The lighttpd ecosystem has since expanded with modules to manage virtual hosts, redirection, URL rewriting, authentication, and other webby things. For most purposes, anything you can do in Apache you can do in lighttpd. In the next few sections, we’ll show how to install and configure lighttpd, with sidelong glances at Apache.

Installing lighttpd

Let’s install lighttpd and poke it with some metaphorical sticks. lighttpd wiki pages gives examples of binary or source installations for various Linux distributions. For hairy-chested developers (it doesn’t have to be your own hair), a full source install goes like this:

This will install lighttpd under /usr/local. If the build failed, check that the prerequisite pcre and zlib development packages are installed on your system.

If you want to start and stop lighttpd manually, you’re done. To install lighttpd as a service like Apache, edit and install the init script:

 

Basic Configuration

The syntax of lighttpd’s configuration file may be the most visible difference from Apache. The wiki’s configuration page examples look more like Perl (or PHP or Python) than Apache’s XMLish httpd.conf. For a simple web site with static files, you need to specify the same things you would for Apache: the document root, the access and error logfile names, and the Linux user and group names for the server process. Here are Apache (httpd.conf) and lighttpd (lighttpd.conf) equivalents:

Apache:

lighttpd:

lighttpd has an include mechanism similar to Apache’s, so the lighttpd.conf file doesn’t have to grow. To use an optional module, you need to enable it and set its options. Apache enables with LoadModule, but lighttpd just includes the uncommented module name in the server.modules array. The only one you’d need so far is mod_accesslog.

Authentication and Authorization

lighttpd does not support .htaccess files, so you need to specify all settings in the lighttpd.conf file, or files that it includes. It understands Apache user files for basic and digest authentication, but group file support is not yet implemented. Here’s how to password-protect a top-level directory called special:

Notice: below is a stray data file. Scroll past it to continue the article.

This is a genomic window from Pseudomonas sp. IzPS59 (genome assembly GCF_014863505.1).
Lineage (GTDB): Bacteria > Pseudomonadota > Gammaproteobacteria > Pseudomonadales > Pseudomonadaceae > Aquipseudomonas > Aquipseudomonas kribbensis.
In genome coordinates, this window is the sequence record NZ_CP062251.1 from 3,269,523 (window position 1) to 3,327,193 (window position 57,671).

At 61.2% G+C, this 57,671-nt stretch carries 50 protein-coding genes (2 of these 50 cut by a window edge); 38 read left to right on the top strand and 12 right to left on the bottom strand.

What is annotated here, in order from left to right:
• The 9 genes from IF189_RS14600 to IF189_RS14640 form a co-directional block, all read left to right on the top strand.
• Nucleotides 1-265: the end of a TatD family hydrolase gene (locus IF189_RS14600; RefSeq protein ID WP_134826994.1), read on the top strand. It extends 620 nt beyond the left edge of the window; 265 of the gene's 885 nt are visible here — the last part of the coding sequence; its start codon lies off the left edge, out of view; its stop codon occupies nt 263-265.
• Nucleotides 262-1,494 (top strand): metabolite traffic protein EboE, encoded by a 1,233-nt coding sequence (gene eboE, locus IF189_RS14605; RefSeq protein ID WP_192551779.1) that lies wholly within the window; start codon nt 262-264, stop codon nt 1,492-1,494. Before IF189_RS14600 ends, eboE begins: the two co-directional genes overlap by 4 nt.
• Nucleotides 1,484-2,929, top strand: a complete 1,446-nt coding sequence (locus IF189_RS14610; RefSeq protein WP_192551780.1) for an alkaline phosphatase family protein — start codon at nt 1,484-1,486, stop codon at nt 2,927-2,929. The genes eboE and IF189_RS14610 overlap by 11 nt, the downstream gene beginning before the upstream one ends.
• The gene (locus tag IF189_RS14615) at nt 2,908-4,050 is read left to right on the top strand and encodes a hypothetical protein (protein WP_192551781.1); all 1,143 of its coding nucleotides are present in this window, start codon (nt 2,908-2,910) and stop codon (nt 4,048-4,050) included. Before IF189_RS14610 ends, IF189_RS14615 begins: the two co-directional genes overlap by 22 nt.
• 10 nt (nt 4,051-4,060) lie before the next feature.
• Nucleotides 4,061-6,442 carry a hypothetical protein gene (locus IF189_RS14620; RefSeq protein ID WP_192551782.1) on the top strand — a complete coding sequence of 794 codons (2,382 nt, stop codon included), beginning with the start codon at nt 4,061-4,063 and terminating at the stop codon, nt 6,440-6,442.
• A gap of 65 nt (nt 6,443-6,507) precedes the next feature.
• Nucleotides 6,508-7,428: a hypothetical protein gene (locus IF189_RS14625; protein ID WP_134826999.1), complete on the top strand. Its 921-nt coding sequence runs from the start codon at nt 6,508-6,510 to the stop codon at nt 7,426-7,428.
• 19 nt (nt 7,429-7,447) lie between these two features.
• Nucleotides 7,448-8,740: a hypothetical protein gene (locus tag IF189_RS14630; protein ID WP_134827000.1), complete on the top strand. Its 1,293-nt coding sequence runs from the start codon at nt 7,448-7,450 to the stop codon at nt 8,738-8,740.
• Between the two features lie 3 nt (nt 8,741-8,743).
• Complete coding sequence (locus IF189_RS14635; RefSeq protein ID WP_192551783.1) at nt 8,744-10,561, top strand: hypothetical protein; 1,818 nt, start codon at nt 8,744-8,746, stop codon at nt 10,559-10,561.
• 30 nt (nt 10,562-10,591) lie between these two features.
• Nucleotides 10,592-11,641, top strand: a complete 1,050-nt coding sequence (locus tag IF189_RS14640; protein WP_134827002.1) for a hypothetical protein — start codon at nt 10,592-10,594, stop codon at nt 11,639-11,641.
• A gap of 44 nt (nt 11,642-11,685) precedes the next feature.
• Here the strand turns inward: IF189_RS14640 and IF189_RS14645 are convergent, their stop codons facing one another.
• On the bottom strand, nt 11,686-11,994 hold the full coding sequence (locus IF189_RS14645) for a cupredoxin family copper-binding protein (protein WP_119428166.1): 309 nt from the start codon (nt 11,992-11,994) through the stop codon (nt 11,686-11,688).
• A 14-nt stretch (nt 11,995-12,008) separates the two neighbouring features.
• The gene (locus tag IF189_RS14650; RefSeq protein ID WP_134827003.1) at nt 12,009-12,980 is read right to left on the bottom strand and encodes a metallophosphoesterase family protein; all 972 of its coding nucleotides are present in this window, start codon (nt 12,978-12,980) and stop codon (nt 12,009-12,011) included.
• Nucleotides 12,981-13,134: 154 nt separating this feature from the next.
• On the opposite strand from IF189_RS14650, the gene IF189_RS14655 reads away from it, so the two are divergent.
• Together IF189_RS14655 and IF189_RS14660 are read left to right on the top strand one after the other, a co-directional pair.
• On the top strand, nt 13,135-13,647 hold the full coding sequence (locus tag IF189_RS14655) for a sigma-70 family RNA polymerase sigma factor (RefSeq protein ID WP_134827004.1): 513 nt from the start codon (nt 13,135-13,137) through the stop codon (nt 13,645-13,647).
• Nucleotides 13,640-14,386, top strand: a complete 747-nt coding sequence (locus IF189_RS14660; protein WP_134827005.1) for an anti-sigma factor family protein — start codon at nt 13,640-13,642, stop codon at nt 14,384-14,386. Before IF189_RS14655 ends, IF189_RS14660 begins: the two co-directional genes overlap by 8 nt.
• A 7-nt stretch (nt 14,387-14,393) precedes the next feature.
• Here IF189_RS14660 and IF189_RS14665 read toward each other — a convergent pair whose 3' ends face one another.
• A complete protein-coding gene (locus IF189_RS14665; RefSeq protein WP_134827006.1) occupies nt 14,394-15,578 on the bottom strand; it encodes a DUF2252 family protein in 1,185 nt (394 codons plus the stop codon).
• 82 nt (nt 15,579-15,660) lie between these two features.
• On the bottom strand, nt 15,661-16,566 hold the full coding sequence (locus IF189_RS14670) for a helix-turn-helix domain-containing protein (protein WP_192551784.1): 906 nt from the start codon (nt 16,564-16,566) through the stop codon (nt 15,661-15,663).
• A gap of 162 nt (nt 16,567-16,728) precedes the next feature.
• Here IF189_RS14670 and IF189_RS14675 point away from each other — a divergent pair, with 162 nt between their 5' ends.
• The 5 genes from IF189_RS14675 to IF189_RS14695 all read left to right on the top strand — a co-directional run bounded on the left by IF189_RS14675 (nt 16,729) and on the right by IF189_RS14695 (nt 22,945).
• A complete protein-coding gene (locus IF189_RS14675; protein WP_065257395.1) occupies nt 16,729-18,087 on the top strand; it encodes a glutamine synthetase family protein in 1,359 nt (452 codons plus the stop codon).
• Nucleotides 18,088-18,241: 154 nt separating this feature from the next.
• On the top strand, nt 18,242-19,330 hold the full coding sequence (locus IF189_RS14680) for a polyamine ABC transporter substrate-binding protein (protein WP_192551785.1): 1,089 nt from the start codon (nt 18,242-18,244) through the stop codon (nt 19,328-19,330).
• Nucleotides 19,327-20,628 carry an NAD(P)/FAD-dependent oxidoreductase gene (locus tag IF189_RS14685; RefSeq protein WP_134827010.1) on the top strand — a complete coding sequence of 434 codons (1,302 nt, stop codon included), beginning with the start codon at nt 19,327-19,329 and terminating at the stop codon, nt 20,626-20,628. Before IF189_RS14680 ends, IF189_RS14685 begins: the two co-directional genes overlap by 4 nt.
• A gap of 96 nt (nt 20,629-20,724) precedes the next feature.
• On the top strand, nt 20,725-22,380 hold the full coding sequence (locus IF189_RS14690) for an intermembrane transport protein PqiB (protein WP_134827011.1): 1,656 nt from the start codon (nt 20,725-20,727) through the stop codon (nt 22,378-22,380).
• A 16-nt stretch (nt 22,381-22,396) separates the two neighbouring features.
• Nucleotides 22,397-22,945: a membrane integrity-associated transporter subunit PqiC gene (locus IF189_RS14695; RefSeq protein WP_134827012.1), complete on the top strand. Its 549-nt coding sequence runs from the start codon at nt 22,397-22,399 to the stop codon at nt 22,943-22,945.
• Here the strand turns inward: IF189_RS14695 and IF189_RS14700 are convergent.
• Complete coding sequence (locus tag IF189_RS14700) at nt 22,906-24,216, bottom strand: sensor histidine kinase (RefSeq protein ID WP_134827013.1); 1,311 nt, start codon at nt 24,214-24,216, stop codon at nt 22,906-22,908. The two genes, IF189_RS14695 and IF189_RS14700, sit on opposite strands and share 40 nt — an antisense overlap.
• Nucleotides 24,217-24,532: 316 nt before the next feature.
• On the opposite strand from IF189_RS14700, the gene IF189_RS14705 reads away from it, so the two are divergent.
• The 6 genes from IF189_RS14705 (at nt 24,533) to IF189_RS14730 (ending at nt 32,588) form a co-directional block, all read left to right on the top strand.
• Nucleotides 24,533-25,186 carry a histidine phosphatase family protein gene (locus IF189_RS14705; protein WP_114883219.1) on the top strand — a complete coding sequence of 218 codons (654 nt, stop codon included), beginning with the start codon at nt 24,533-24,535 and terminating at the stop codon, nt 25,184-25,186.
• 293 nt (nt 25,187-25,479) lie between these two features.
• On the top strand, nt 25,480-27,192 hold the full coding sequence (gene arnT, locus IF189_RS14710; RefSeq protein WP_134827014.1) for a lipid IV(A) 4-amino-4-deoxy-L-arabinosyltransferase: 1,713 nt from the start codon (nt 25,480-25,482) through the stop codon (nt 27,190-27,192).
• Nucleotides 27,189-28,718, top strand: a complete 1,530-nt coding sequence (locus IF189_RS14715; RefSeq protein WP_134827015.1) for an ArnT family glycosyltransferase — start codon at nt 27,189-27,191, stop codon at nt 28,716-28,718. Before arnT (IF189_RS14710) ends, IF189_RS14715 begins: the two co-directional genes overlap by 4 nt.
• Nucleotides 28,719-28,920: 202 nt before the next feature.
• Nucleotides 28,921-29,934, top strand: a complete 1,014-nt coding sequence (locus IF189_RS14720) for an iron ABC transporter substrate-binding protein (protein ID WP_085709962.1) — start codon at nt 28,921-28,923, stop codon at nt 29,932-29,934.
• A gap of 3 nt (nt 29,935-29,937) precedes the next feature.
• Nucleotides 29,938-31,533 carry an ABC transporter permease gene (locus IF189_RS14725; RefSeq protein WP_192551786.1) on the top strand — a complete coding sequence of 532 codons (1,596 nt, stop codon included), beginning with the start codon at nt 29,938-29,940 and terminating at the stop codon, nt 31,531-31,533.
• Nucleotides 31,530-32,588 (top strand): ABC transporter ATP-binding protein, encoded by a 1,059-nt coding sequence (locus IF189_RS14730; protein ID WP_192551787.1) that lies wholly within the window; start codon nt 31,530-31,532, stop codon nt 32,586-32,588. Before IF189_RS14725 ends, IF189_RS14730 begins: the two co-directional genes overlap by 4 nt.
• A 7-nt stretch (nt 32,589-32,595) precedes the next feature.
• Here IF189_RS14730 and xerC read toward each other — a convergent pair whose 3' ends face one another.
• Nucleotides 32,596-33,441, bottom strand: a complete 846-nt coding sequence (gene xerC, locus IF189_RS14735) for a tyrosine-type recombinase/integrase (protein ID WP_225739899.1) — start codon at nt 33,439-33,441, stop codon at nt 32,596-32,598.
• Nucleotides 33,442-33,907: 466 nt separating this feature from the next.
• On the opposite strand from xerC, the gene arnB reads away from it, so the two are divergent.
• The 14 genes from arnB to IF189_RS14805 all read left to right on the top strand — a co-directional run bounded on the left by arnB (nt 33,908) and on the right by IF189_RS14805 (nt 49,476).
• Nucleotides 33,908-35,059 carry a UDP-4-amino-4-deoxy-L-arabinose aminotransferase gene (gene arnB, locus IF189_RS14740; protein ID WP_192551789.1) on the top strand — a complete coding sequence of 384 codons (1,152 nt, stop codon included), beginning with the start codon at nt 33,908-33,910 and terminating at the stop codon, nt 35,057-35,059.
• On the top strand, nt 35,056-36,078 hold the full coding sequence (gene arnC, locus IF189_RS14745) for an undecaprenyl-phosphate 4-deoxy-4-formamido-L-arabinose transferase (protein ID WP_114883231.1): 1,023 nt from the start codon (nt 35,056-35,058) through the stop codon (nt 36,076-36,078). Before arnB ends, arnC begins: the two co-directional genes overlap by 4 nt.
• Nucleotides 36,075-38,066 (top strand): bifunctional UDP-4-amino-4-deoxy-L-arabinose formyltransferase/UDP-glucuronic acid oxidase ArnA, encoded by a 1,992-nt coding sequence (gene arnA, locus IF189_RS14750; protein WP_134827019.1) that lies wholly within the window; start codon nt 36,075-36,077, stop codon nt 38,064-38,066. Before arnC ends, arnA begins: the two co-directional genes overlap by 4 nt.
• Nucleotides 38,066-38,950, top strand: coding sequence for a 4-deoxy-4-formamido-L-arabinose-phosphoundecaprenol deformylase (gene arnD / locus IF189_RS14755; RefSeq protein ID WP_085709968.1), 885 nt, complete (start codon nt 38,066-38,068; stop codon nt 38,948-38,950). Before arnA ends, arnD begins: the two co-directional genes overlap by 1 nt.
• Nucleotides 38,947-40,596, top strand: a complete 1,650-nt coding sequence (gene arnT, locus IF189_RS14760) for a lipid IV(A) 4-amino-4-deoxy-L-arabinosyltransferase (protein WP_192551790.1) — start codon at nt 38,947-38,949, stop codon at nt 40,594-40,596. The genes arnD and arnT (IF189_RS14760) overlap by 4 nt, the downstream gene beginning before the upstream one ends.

Apache:

lighttpd:

 

Virtual Hosts

Here’s another task for your hardworking and unappreciated web server: manage two sites called scratch.example.com and sniff.example.com:

Apache:

lighttpd:

That’s doing it the hard way. If you manage many hosts, you’ll save typing with a virtual host module:

Apache:

lighttpd:

 

Server-Side Includes (SSI)

A baby step toward dynamic content, it’s easy to enable SSI for files with the .shtml suffix:

Apache:

lighttpd:

 

PHP

lighttpd optimizes static file throughput by offloading CPU-intensive dynamic content to another process. Rather than processing PHP internally, as Apache does with mod_php, lighttpd hands it off to FastCGI. These configuration snippets turn dull, lifeless .php files into vivacious PHP scripts. For racier details than we can show on this family-rated site, see this page.

Apache:

lighttpd:

 

lighttpd Goodies

lighttpd includes Apache-equivalent modules for compression, directory listings, user directories, SSL, WebDAV, and URL rewriting and redirection. You can read about these on the web site. Other interesting modules are unique to lighttpd.

If you want to be a mini YouTube, you can stream thousands of Flash movies in parallel with the mod_flv_streaming module. YouTube serves its own static files with lighttpd, although it doesn’t use this module yet.

If you had such a site with lots of Flash files, how would you protect against hotlinking? lighttpd’s solution, applicable to any file type, is mod_secdownload. You write a function (examples in the link include PHP and Ruby) to generate a special URL, and the module cracks the URL to permit access to a given file for a given amount of time.